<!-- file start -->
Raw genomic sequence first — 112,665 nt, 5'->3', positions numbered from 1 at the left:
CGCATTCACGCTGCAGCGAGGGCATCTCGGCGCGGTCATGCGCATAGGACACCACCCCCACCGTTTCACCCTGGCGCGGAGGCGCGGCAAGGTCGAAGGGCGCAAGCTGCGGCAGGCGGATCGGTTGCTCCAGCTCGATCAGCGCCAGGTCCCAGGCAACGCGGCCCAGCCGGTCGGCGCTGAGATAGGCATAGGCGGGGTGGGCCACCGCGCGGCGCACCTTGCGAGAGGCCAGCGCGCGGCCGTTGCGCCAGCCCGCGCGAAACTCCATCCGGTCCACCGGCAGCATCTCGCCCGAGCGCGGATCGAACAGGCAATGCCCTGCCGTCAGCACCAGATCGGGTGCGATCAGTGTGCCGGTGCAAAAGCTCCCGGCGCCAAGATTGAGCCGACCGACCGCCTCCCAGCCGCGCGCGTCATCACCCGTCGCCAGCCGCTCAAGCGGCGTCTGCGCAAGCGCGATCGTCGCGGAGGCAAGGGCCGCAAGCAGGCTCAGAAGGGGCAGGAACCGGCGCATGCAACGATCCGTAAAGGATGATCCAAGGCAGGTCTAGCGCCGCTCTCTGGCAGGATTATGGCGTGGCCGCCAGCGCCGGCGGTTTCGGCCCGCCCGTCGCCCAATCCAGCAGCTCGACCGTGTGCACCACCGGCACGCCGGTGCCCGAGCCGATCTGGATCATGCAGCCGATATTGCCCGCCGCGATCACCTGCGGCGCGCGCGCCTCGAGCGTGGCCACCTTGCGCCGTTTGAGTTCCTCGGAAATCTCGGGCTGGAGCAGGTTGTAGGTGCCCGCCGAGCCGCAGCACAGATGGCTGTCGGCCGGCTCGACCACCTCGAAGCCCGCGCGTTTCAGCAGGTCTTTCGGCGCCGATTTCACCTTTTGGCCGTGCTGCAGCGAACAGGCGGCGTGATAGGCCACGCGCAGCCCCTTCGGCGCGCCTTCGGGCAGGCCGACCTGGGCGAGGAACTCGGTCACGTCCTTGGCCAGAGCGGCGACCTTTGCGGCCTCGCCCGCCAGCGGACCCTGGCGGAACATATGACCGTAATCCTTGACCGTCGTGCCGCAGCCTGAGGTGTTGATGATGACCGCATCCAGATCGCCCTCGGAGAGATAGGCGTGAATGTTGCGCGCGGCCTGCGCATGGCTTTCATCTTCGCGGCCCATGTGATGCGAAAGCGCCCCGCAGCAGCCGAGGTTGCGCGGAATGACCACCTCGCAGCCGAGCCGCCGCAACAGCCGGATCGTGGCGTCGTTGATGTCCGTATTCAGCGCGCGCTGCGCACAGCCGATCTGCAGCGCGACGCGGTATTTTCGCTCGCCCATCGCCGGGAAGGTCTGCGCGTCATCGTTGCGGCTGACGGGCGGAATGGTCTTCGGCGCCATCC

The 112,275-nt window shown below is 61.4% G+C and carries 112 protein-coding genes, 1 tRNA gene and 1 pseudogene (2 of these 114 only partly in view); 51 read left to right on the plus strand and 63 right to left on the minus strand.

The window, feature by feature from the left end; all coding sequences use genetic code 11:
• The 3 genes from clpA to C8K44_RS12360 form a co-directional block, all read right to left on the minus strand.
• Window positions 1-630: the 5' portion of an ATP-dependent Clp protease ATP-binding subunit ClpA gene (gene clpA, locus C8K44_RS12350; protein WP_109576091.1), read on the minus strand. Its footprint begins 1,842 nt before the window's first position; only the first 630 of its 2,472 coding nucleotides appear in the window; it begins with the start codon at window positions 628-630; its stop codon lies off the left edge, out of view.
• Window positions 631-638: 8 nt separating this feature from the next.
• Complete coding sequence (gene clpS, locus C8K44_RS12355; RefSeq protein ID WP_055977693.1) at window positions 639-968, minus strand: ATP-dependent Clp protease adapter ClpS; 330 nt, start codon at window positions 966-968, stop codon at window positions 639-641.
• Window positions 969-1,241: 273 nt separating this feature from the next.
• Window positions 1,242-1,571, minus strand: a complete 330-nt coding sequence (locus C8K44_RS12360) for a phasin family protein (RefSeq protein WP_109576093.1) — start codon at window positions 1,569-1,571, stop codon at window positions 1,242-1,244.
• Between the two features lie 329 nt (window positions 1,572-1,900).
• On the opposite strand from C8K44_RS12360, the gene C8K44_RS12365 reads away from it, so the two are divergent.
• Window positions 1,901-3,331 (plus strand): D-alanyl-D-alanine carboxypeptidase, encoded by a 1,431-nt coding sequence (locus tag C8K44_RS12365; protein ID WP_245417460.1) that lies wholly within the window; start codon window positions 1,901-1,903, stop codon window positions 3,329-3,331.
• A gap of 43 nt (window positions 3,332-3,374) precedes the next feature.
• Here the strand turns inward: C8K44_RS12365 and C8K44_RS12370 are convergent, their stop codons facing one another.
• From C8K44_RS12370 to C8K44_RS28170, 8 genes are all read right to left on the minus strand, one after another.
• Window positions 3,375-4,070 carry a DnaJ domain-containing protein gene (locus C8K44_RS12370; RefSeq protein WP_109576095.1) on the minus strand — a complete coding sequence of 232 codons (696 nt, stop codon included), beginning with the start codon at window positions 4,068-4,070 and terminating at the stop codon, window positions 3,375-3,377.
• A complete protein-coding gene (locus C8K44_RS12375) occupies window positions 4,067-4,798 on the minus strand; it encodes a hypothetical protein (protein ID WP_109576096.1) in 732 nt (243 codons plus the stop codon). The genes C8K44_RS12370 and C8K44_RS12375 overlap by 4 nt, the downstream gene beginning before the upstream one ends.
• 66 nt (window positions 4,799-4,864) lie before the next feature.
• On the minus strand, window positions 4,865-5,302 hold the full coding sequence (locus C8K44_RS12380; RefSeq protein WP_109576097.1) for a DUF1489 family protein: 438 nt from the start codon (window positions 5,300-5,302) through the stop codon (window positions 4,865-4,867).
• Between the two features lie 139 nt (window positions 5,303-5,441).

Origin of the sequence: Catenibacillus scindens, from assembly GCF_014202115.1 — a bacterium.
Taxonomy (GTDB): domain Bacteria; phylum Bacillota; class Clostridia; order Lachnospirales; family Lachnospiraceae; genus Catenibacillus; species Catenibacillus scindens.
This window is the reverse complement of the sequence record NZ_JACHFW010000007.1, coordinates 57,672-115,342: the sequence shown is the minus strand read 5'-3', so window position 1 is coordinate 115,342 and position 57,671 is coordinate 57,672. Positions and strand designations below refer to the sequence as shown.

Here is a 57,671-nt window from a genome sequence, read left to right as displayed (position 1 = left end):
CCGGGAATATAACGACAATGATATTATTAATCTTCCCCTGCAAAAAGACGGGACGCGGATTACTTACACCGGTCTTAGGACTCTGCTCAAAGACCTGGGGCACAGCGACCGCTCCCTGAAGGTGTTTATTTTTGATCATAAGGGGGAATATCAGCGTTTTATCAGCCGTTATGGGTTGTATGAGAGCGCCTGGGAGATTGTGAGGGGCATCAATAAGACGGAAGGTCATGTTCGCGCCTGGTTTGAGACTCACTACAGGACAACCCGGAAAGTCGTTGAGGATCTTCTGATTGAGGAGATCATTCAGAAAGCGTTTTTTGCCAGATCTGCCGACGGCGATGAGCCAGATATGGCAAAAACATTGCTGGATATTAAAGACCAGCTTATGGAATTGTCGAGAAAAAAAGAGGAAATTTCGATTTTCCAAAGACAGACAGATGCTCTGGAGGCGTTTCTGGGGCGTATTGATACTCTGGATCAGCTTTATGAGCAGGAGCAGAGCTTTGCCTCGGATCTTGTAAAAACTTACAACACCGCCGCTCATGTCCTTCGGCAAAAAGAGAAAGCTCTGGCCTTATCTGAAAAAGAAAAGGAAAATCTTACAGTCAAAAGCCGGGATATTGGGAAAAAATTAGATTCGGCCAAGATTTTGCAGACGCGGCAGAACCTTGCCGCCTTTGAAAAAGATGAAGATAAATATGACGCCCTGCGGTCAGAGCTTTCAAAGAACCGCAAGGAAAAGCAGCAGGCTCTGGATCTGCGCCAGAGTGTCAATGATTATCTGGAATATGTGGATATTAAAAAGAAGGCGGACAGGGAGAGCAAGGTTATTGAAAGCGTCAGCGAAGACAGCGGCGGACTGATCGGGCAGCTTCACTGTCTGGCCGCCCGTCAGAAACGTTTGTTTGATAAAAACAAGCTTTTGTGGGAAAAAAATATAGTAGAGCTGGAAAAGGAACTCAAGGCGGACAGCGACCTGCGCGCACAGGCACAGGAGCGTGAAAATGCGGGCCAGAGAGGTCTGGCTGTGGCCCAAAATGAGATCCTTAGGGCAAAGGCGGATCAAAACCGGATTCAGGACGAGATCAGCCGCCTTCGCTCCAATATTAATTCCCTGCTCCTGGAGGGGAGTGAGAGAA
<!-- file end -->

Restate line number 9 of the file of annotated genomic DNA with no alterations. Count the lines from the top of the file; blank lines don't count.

• Window positions 969-1,241: 273 nt separating this feature from the next.